Small is still beautiful – six alternative Christmas trees Exotic houseplants
WHETHER you’re an indoor gardener during the cold winter months or an all-year-rounder, why not include herbs, a lemon tree or exotic ginger among your houseplants? They look, smell and taste good, so they add a little extra to a room.
These edibles can be divided into two main groups and, as ever, you get the best results by trying to mirror their natural growing conditions.
Some wallow in a hot, sunny environment while others are from forest floor habitats. These forest dwellers need warm temperatures, some humidity and bright, but not intense, light.
Although some of our favourite sun-loving Mediterranean herbs will cope with our uncertain summers, they’re worth bringing indoors over winter.
Rosemary thrives in a warm dry atmosphere and captures enough light when grown close to a sunny windowsill. Mediterranean herbs grow more slowly during the short daylight hours, but can still be picked.
Bay, thyme and sage, with all their different sizes, shapes and aroma, do equally well, but there are more exotic possibilities.
The forest floor ginger family, the Zingiberaceae, includes 52
genera and more than 1,300 species, and although most would struggle indoors here, a few will work.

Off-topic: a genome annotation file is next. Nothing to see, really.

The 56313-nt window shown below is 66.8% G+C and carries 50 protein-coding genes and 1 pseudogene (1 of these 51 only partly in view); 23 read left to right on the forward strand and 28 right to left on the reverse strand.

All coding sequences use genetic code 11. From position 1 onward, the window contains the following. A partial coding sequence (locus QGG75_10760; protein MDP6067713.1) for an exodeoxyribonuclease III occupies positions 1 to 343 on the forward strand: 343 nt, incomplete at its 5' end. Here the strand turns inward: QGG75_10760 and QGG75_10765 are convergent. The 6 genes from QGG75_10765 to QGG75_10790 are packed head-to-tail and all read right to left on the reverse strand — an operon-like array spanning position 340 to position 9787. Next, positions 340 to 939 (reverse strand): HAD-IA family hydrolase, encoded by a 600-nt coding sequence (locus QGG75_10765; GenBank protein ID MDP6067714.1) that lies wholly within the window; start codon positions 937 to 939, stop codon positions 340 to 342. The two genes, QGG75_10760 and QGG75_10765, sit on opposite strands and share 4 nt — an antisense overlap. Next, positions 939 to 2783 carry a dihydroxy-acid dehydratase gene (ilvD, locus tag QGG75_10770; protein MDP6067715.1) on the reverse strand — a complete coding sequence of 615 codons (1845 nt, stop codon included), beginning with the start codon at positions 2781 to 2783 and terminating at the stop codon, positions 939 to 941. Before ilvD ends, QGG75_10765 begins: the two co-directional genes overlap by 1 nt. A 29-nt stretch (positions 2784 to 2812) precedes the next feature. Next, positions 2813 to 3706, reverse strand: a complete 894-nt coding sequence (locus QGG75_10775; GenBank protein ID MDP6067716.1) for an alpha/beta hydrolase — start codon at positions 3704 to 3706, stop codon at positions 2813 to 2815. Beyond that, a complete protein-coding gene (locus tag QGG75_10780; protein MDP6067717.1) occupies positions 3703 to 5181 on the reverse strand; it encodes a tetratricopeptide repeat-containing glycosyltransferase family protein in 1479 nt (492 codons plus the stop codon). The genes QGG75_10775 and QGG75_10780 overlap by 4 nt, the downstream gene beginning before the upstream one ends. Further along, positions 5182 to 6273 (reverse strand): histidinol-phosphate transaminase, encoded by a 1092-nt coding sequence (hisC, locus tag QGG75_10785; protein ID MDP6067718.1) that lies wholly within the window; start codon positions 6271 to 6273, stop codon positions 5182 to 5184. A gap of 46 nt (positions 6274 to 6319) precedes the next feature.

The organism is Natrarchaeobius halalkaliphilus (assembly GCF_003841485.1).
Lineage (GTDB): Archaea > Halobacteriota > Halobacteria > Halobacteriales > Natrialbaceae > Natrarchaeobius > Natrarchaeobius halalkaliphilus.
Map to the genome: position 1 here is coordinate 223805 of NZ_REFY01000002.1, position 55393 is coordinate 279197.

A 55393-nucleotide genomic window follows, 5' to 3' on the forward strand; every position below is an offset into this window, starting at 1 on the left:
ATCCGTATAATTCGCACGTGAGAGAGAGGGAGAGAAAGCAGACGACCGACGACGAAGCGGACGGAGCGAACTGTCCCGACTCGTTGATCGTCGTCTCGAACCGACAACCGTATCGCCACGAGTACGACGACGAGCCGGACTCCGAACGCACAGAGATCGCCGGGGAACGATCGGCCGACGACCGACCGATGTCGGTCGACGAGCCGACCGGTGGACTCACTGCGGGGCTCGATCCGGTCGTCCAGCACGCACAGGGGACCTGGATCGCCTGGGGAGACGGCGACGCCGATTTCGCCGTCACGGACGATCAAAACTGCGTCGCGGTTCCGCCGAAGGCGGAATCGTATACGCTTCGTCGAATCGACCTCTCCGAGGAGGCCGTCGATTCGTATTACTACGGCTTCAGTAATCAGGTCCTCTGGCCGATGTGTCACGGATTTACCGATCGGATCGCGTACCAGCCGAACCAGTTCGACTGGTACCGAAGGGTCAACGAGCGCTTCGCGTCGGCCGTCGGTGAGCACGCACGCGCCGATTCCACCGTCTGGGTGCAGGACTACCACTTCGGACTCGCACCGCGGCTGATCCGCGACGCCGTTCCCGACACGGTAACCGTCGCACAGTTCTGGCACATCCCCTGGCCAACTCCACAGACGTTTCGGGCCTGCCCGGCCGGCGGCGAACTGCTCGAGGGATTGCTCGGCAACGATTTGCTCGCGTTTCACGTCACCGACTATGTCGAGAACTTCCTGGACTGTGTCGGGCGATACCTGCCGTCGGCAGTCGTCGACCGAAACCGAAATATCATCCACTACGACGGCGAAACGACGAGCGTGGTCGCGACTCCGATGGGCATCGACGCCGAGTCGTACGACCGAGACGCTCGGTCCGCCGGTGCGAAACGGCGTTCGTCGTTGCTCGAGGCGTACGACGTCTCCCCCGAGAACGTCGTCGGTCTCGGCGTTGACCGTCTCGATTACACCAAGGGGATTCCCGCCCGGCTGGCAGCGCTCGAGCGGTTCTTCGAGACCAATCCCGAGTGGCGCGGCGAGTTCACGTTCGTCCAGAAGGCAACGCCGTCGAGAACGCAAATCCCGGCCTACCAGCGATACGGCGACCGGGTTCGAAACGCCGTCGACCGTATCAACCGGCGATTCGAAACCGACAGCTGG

The hardiest ginger is Galangal, Alpinia galangal, which I’ve been growing for more than a decade. For several years I had it in the house in partial shade, but it’s now in the new greenhouse, even surviving last winter.
Virtually all the foliage died back and I was convinced it was a gonner.
But it burst into life and, at a metre, achieved a little over half its normal size. And because of the higher light levels, it even produced three white flower spikes with a wonderful fragrance that permeated the whole greenhouse. And this vigorous grower produces more rhizomes than you could manage. A winner in any book.
It’s almost impossible to buy galangal plants, but the fresh rhizomes are sold in Thai food shops and online.
So choose one with a fat growing point and pot up. Let the rhizomes build up over one-two years before cutting any for use. They’re a little less fiery than true ginger.
The leaves of other gingers, Zingiberaceae, are also invaluable.
The tender young turmeric, Curcuma longa, leaves will soon be ready for you, even if, as a houseplant, this metre-tall spice won’t produce useful roots.
And you’ll get plenty of mildly fragrant leaves, though not seeds, from Cardamon, Eletaria